Comparative analysis of different irrigation technologies and water management techniques for dry season cultivation of beans (Phaseolus Vulgaris) in Chingale ADP in Zomba, Southern Malawi
Nine water management techniques using five irrigation technologies were studied in Chingale Area Development Program (ADP) in Zomba district in Southern Malawi. The technologies used encompassed motorised pumps, treadle pumps, water cans, gravity irrigation and one non-irrigated treatment. The treatments under study were according to method of abstraction, conveyance and application of water.
The study found that bean crop performance is not influenced by the method of water management but the amount of water applied owing to the significant relationship established when grain yield was released with irrigation depth. Results on water management methods have shown that:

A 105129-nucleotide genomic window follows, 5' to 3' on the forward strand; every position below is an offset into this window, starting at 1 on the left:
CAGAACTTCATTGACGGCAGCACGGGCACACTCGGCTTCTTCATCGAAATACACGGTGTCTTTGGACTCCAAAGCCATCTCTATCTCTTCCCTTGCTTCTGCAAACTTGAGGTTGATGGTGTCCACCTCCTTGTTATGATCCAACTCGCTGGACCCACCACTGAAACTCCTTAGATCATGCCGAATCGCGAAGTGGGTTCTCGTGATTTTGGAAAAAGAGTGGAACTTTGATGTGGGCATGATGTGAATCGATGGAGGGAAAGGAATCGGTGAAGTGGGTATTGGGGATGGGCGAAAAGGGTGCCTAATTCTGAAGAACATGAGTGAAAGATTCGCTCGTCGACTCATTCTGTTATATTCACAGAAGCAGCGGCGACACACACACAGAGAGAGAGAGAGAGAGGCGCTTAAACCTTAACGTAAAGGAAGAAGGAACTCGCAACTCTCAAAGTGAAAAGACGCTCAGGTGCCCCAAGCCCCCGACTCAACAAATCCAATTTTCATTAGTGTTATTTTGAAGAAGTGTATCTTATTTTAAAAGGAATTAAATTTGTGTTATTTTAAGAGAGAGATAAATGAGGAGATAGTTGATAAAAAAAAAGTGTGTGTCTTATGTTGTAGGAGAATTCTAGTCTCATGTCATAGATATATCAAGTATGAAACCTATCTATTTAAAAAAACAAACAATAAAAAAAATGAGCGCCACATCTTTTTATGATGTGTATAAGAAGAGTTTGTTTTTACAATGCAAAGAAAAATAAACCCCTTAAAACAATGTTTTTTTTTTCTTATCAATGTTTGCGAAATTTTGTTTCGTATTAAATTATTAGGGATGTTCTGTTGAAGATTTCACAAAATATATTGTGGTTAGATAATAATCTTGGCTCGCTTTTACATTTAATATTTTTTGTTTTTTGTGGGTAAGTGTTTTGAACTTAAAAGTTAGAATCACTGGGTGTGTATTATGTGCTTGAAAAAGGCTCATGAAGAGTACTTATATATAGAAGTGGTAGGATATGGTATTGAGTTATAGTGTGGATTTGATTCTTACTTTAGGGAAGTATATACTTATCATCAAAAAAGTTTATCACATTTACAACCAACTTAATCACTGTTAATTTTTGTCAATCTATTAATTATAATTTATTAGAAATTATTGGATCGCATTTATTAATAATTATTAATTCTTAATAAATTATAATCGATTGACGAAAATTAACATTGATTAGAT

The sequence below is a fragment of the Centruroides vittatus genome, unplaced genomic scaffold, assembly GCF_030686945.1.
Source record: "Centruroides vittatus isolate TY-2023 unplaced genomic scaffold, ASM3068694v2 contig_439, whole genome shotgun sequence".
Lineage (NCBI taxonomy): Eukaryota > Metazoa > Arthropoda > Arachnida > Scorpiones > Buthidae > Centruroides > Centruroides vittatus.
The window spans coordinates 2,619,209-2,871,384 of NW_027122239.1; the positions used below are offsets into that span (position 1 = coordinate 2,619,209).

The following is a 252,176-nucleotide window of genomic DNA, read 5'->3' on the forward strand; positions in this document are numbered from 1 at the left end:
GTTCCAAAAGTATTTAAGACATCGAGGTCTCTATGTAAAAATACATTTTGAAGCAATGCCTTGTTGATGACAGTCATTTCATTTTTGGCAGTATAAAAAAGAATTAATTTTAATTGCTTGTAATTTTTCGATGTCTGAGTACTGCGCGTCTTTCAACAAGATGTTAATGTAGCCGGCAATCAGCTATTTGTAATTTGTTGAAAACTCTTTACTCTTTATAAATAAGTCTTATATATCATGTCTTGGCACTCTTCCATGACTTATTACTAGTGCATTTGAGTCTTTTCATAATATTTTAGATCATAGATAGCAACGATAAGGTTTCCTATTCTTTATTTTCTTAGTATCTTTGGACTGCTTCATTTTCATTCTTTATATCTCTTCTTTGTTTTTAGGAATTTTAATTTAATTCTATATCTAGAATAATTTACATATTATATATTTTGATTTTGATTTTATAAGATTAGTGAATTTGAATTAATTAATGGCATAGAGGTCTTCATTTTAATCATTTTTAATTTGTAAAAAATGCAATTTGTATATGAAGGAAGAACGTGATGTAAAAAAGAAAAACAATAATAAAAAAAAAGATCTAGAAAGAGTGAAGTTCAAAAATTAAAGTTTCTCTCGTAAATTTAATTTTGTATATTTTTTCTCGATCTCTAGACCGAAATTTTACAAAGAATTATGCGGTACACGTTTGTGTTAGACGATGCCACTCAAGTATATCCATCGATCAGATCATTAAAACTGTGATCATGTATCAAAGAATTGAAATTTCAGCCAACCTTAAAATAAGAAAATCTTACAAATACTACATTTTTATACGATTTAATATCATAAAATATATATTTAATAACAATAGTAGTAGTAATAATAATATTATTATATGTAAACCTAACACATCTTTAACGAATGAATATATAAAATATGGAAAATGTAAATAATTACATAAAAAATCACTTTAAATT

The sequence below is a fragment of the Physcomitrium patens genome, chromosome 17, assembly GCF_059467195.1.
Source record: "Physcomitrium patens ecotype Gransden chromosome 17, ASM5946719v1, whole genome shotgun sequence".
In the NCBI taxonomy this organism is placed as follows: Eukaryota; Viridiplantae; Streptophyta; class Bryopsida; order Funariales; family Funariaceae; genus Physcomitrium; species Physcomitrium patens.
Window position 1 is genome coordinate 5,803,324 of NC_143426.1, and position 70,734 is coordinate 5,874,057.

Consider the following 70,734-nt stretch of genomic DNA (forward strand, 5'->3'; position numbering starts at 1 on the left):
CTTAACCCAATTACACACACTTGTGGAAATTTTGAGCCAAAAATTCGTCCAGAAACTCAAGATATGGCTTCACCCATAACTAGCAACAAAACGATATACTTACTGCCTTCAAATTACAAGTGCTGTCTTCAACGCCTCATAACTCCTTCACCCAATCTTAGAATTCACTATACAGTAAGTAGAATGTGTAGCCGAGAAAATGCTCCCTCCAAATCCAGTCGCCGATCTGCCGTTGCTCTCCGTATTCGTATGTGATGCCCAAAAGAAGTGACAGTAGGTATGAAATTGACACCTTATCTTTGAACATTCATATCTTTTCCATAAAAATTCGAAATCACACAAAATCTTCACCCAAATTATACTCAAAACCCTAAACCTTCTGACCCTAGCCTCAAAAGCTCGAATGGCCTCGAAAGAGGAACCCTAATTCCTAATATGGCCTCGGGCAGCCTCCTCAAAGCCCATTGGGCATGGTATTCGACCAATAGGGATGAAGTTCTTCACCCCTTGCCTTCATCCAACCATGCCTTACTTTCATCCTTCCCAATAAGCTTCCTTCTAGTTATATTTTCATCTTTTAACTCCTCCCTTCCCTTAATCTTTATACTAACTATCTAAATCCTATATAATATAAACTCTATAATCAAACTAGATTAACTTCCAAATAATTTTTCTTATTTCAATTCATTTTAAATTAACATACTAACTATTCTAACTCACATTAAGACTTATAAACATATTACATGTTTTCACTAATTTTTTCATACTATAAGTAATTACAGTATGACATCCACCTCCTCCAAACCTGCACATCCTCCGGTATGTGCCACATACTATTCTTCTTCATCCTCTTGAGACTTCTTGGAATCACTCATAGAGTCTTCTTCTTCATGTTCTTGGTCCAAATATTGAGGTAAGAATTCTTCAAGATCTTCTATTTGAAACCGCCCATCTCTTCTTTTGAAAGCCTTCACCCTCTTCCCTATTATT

- treadle pumps were used where there are rivers or lakes with relatively low heads and have sufficient discharge rate
- motorised pumps were used at relatively higher heads in large rivers, at low labour supply but with very high discharge rate
- gravity irrigation was used where a river is flowing on the upland.
The results on the farmers side were that:
- farmers using treadle pumps faced complex labour requirements
- those using motorised pumps needed to have enough financial acumen in order to meet exorbitant fuel and lubrication costs
- the use of water cans was the most laborious and cumbersome technology compared to the rest of the technologies
- motorised pumps gave negative gross margins regardless of the yield level.
Finally, the study recommends:
- farmers in Chingale ADP need support systems in order to break-even for they may not afford fuel and maintenance at the onset
- motorised pumps should be encouraged where there are large rivers with very high lifts but the farmers need capital support systems in order to break even otherwise the farmers may not afford fuel and maintenance costs at the onset
- motorised pumps can be shared amongst a group of progressive farmers or used to irrigate larger areas because they pump more water at low labour demand and thus can meet the requisite crop water requirements unlike the use of water cans and some of the treadle pump treatments which were laborious and gave relatively low bean yields.